Book , Print in English

The long shadow : family background, disadvantaged urban youth, and the transition to adulthood

Karl Alexander, Doris Entwisle, and Linda Olson.
  • New York : Russell Sage Foundation, [2014]
  • xxi, 266 pages : illustrations ; 23 cm.
  • West Baltimore stands out in the popular imagination as the quintessential "inner city"; gritty, run-down, and marred by drugs and gang violence. Indeed, with the collapse of manufacturing jobs in the 1970s, the area experienced a rapid onset of poverty and high unemployment, with few public resources available to alleviate economic distress. But in stark contrast to the image of a perpetual "urban underclass" depicted in television by shows like The Wire, the authors, all sociologists present a more nuanced portrait of Baltimore's inner city residents that employs important new research on the significance of early-life opportunities available to low-income populations. This work focuses on children who grew up in west Baltimore neighborhoods and others like them throughout the city, tracing how their early lives in the inner city have affected their long-term well-being. Although research for this book was conducted in Baltimore, that city's struggles with deindustrialization, white flight, and concentrated poverty were characteristic of most East Coast and Midwest manufacturing cities. The experience of Baltimore's children who came of age during this era is mirrored in the experiences of urban children across the nation. For 25 years, the authors tracked the life progress of a group of almost 800 predominantly low-income Baltimore school children through the Beginning School Study Youth Panel (BSSYP). The study monitored the children's transitions to young adulthood with special attention to how opportunities available to them as early as first grade shaped their socioeconomic status as adults. The authors' fine-grained analysis confirms that the children who lived in more cohesive neighborhoods, had stronger families, and attended better schools tended to maintain a higher economic status later in life. As young adults, they held higher-income jobs and had achieved more personal milestones (such as marriage) than their lower-status counterparts. Differences in race and gender further stratified life opportunities for the Baltimore children. As one of the first studies to closely examine the outcomes of inner-city whites in addition to African Americans, data from the BSSYP shows that by adulthood, white men of lower status family background, despite attaining less education on average, were more likely to be employed than any other group in part due to family connections and long-standing racial biases in Baltimore's industrial economy. Gender imbalances were also evident: the women, who were more likely to be working in low-wage service and clerical jobs, earned less than men. African American women were doubly disadvantaged insofar as they were less likely to be in a stable relationship than white women, and therefore less likely to benefit from a second income. Combining original interviews with Baltimore families, teachers, and other community members with the empirical data gathered from the authors' groundbreaking research, this work unravels the complex connections between socioeconomic origins and socioeconomic destinations to reveal a startling and much-needed examination of who succeeds and why.--Publisher information.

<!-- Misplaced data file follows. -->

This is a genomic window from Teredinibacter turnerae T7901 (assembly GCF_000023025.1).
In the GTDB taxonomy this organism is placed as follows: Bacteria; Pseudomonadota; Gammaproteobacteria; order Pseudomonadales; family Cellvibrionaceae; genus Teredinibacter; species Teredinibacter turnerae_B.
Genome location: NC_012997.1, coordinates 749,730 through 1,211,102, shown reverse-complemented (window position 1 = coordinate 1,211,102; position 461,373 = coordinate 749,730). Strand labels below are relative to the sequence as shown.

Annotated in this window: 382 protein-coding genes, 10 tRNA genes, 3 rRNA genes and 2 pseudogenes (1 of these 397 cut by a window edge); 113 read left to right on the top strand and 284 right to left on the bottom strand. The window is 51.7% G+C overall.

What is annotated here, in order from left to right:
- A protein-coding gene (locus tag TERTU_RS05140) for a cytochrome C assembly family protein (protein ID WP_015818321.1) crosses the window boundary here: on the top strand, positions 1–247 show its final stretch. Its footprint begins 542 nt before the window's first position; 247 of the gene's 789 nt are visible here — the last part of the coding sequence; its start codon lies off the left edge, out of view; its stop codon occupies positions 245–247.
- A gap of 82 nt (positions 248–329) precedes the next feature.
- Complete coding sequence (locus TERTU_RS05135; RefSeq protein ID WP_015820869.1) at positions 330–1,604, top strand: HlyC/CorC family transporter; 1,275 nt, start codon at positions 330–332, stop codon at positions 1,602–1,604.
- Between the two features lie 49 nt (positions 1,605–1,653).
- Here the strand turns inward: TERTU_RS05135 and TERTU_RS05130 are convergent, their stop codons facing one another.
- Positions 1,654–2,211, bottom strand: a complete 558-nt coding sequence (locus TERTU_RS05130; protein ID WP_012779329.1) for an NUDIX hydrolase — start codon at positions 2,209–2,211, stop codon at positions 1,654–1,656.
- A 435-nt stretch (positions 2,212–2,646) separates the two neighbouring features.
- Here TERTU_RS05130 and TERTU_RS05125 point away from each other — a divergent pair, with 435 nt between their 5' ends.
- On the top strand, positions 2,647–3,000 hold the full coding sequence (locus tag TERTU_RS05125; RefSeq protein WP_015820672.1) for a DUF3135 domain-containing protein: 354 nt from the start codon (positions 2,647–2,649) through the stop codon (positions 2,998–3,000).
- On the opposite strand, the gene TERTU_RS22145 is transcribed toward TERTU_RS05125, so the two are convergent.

• note: ch. 1 Long Shadow and Urban Disadvantage
  • ch. 2 Baltimore Backdrop
  • ch. 3 Family Disadvantage
  • ch. 4 Neighborhood and School
  • ch. 5 Transitioning to Adulthood
  • ch. 6 Socioeconomic Destinations
  • ch. 7 Origins to Destinations Across Generations
  • ch. 8 Stratification by Race and Gender
  • ch. 9 Life-Course Perspective of Urban Disadvantage.
Other information
  • Includes bibliographical references (pages 233-255) and index.
  • OCLC
  • 9780871540331
  • 0871540339
Identifying numbers
  • LCCN: 2013041429
  • OCLC: 863801558
  • OCLC: 863801558